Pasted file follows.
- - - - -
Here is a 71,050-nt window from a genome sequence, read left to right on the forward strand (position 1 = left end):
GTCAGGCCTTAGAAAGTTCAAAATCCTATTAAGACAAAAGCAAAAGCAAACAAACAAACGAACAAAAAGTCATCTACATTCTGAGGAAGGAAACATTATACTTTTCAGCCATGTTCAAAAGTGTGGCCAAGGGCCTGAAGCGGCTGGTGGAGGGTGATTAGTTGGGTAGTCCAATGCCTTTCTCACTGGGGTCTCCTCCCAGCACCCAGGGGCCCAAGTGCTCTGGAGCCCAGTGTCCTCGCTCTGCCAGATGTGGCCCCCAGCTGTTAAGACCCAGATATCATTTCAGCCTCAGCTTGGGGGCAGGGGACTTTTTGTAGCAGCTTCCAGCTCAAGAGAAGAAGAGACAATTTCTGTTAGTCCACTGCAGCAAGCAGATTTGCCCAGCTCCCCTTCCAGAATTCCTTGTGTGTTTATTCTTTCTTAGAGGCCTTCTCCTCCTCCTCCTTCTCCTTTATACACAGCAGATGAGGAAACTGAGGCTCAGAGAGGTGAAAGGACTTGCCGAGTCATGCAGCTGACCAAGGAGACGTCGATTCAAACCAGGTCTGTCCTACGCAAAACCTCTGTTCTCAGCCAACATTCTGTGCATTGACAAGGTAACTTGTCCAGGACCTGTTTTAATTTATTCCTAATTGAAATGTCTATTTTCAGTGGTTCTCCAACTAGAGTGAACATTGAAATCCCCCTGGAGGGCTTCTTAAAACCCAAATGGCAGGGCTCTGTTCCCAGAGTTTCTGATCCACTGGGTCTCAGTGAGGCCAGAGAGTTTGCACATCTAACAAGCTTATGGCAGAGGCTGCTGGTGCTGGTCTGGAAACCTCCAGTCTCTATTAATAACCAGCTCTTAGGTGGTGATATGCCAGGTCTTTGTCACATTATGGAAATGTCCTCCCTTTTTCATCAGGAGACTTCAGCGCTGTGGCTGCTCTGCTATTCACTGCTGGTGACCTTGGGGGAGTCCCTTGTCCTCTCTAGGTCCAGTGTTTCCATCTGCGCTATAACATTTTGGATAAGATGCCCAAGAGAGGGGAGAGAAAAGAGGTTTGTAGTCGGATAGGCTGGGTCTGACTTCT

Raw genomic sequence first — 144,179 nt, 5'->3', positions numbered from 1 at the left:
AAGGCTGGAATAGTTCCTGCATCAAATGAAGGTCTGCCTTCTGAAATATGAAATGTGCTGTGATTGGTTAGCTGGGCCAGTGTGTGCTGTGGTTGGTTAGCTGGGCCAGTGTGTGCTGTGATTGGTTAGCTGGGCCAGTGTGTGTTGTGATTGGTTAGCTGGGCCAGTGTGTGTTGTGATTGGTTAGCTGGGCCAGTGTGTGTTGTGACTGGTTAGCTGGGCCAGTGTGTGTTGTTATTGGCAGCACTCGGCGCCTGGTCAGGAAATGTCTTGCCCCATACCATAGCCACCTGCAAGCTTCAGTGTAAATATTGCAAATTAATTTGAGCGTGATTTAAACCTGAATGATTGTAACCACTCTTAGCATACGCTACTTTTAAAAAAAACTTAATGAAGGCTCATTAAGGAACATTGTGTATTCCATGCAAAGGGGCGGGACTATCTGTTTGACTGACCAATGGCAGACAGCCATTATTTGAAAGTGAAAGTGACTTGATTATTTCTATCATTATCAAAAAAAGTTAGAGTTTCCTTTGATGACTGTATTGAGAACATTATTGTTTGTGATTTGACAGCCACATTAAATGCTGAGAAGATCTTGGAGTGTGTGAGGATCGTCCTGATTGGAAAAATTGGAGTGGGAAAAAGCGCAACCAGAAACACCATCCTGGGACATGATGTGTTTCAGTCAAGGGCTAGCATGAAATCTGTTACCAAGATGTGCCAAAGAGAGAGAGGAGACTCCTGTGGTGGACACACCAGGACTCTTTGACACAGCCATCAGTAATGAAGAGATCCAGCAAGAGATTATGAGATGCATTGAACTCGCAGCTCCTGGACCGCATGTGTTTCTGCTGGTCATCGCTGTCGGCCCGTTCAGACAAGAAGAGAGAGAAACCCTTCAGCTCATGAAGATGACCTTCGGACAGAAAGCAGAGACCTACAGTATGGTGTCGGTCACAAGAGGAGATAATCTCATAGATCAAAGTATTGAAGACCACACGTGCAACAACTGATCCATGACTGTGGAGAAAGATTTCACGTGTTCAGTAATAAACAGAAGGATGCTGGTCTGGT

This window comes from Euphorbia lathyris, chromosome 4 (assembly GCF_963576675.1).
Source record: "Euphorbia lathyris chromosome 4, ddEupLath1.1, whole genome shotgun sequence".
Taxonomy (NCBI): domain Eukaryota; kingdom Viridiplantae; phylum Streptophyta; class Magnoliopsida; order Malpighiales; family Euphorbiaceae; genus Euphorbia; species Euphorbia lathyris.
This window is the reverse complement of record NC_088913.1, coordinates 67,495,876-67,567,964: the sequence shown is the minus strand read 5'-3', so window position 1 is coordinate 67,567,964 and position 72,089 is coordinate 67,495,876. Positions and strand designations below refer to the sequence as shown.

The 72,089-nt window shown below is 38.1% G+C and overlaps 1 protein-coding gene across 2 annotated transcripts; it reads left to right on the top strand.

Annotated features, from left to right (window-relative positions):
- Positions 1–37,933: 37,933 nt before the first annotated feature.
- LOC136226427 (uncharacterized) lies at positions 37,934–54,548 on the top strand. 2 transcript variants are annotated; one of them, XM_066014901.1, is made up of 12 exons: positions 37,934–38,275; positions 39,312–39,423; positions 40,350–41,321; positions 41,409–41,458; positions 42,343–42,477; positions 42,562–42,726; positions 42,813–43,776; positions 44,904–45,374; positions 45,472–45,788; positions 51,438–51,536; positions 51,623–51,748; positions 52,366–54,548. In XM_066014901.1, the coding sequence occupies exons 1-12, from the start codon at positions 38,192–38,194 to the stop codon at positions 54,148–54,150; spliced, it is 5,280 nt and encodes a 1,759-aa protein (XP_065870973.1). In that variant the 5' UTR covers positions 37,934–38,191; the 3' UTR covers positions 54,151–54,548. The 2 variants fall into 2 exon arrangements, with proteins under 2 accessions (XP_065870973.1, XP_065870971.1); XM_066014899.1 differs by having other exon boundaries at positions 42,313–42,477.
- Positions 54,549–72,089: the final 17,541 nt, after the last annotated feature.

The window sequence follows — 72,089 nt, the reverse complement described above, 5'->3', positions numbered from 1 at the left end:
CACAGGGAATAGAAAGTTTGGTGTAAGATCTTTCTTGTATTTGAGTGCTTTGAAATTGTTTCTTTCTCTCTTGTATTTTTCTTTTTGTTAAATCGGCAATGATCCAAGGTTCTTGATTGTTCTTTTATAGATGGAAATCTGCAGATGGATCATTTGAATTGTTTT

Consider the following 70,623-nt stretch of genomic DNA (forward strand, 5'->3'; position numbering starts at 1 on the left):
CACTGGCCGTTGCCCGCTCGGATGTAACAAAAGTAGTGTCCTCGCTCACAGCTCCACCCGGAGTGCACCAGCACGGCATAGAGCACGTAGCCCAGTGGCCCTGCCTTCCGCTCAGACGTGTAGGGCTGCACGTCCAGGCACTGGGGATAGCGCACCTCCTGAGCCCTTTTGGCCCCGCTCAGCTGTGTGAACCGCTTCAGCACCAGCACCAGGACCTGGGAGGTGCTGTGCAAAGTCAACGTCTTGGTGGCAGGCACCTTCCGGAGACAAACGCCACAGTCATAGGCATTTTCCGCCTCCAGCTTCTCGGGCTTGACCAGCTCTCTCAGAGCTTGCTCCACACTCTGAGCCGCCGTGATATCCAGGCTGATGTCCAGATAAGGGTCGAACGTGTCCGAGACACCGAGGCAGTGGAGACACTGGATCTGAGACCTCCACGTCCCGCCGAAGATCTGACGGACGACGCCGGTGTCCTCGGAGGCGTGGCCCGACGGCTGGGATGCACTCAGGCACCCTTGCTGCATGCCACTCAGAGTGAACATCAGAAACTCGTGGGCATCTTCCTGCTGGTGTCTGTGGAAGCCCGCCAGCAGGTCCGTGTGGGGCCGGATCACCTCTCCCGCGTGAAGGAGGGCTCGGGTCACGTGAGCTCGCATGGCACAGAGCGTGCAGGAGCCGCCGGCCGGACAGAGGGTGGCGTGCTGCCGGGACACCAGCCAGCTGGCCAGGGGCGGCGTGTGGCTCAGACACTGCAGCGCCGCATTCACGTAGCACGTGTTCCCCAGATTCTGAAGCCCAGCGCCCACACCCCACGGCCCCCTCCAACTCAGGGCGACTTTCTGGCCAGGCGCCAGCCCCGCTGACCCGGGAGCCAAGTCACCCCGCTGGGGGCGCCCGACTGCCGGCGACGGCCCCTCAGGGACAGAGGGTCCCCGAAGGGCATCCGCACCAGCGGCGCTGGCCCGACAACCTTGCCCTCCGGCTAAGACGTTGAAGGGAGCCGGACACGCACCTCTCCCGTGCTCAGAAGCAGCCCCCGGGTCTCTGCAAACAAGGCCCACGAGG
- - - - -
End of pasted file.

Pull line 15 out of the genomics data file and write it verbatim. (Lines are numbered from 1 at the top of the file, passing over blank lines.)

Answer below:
CACAGGGAATAGAAAGTTTGGTGTAAGATCTTTCTTGTATTTGAGTGCTTTGAAATTGTTTCTTTCTCTCTTGTATTTTTCTTTTTGTTAAATCGGCAATGATCCAAGGTTCTTGATTGTTCTTTTATAGATGGAAATCTGCAGATGGATCATTTGAATTGTTTT